Take a look at your next pay stub. There should be a heading labeled FICA along with a specific dollar amount underneath it. Do you know what that is? Most people do not, except to say that it is something they know is deducted from their pay every week. It turns out that FICA, also known as the Federal Insurance Contributions Act of 1939, officially established what we now know as the Social Security system.
The FICA was conceived the 1930s as a direct result of the financial hardships brought on by the Great Depression. During what were arguably the most difficult financial conditions to ever exist in the U.S., the Government realized there was no federal mandate for personal savings and no way to provide healthcare services to individuals who could not afford it themselves. Thus, the legislation was written to create the federal retirement program, disability income insurance, and federal healthcare insurance for the indigent.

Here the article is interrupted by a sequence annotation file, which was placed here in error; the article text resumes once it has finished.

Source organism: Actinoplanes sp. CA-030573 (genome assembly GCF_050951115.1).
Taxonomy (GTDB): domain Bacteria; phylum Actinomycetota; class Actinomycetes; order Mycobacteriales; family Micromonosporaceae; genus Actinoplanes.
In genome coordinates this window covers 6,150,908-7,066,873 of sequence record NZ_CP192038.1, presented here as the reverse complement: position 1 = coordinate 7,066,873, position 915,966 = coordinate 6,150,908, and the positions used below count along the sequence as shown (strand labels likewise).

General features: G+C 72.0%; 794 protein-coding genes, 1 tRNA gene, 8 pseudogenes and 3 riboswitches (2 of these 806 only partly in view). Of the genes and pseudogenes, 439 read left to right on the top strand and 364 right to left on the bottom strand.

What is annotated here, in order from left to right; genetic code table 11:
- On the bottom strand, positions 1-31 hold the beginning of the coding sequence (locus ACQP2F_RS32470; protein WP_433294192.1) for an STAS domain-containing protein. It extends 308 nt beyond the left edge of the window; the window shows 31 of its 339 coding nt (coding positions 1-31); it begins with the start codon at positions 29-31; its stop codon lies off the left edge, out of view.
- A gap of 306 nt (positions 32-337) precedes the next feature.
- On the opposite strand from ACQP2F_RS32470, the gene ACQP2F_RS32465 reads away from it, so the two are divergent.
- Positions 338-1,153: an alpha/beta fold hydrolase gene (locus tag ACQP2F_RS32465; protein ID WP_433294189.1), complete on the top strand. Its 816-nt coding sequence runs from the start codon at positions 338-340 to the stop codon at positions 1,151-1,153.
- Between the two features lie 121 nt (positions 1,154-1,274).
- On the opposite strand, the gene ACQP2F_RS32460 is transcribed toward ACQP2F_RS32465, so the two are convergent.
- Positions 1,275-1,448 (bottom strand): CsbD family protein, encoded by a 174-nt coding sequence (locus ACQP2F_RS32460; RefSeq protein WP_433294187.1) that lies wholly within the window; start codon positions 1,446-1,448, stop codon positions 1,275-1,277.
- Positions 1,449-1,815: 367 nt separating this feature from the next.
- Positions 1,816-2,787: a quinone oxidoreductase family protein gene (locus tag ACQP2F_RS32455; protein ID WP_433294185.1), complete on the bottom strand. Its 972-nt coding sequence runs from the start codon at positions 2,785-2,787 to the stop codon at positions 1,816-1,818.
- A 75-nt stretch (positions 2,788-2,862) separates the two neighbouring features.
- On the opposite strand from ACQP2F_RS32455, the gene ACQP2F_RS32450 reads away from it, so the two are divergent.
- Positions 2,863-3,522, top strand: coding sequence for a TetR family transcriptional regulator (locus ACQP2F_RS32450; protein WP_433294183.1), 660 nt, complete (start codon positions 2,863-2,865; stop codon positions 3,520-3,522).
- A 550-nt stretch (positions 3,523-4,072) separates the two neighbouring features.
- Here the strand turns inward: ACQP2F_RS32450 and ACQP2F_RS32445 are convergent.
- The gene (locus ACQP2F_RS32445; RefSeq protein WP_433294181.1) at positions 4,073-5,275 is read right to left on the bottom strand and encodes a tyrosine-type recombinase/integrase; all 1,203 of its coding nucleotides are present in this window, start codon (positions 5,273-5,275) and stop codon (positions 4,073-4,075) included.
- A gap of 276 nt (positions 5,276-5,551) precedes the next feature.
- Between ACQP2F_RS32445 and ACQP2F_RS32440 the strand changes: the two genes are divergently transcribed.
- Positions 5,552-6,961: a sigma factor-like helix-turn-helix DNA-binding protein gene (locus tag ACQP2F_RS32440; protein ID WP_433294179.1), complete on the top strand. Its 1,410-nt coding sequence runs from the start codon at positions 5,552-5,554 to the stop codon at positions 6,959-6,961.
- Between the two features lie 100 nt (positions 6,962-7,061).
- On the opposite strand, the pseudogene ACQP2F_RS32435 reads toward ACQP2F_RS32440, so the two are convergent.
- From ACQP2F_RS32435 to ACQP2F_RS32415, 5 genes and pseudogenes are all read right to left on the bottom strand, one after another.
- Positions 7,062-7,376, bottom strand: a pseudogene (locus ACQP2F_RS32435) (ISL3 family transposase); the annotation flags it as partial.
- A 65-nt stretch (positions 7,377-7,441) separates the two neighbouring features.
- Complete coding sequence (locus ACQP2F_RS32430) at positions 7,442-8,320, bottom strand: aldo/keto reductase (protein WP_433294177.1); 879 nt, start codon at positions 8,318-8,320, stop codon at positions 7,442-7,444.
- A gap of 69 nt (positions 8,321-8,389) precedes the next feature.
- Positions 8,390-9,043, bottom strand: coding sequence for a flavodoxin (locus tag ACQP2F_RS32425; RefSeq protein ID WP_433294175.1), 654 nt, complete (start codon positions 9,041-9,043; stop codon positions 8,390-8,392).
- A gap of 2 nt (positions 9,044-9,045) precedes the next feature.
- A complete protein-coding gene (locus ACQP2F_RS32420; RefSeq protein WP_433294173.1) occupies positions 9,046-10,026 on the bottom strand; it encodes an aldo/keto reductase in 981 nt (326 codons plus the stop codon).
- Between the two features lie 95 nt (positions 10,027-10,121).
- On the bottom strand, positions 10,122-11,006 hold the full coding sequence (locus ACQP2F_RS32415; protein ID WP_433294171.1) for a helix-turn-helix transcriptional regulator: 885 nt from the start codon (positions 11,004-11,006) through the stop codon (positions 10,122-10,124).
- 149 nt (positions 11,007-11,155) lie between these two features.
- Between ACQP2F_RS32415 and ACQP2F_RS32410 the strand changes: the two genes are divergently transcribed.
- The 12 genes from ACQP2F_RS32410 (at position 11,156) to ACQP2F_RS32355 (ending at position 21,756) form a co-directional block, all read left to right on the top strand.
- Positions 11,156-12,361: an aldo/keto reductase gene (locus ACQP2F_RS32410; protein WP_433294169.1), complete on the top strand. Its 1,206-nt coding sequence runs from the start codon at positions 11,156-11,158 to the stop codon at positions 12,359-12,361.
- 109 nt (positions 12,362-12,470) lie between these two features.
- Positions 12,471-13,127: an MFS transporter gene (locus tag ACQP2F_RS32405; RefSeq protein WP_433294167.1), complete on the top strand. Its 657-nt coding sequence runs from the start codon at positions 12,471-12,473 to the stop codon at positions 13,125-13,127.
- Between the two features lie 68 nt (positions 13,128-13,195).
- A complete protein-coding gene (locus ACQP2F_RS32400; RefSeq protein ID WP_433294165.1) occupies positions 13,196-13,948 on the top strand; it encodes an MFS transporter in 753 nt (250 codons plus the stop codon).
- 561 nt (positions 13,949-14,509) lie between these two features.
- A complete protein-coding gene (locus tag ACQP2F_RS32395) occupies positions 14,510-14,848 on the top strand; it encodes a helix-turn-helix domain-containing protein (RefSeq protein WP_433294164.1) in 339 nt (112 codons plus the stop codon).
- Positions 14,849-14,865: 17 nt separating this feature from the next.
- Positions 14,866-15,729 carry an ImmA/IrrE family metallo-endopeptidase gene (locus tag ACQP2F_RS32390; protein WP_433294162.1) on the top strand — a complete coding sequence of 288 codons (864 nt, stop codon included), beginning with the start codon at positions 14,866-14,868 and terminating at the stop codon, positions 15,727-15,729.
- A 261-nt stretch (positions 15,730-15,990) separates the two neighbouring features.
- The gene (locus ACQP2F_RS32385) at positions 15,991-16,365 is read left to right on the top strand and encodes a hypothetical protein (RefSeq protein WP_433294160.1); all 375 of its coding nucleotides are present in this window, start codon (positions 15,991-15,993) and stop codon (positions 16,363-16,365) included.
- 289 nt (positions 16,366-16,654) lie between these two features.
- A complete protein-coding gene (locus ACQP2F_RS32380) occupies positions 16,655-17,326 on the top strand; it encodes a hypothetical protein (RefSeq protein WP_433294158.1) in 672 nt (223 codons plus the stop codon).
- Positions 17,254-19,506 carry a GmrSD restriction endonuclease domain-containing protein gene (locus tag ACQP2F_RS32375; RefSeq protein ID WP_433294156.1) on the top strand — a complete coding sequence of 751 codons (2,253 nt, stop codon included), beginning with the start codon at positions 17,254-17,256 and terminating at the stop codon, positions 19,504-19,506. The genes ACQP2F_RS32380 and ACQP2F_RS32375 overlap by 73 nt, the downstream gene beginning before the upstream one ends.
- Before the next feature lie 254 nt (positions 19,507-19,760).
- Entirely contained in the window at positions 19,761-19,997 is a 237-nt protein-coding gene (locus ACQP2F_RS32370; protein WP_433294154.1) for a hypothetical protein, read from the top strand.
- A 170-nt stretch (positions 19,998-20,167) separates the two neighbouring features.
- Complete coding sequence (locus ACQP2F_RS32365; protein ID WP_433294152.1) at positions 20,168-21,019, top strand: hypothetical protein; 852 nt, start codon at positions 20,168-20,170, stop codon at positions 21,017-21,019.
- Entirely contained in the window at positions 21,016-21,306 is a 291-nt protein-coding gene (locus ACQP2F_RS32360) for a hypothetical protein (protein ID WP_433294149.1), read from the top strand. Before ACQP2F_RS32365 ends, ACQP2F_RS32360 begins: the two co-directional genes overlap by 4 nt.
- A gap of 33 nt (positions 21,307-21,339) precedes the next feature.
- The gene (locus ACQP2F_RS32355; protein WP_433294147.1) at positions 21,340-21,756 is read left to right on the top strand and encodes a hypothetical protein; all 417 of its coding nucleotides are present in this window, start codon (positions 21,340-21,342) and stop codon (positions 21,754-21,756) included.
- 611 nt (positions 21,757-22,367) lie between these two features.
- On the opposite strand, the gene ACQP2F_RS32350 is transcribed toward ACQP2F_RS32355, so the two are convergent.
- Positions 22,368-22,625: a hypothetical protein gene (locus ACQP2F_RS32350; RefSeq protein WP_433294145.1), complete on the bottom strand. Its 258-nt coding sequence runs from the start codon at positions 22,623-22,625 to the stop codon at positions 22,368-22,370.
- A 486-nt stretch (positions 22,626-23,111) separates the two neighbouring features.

In the 1960s, the Government added healthcare for the elderly by including a new Medicare program under FICA. Individual contributions were increased to pay for the added costs of Medicare. Today, your FICA deduction pays for the following:
- Social Security income for retirement
- Disability insurance in case you cannot work
- Medical insurance (Medicaid) for those who cannot afford it
- Medical insurance (Medicare) for Americans over the age of 65.
As you can see, you may never have need of disability income insurance or medical insurance for the indigent. However, you are still paying into the system to cover others who do need it. That is how the Government views insurance. You will benefit from Social Security and Medicare once you reach retirement age.
Now that you know what FICA is, the other thing you should know is that you do not get any of that money back, even if you get a refund from your annual tax filing. Any refund you may be due comes only from the income tax collected by the Government. FICA is not optional and nonrefundable. It is also expensive.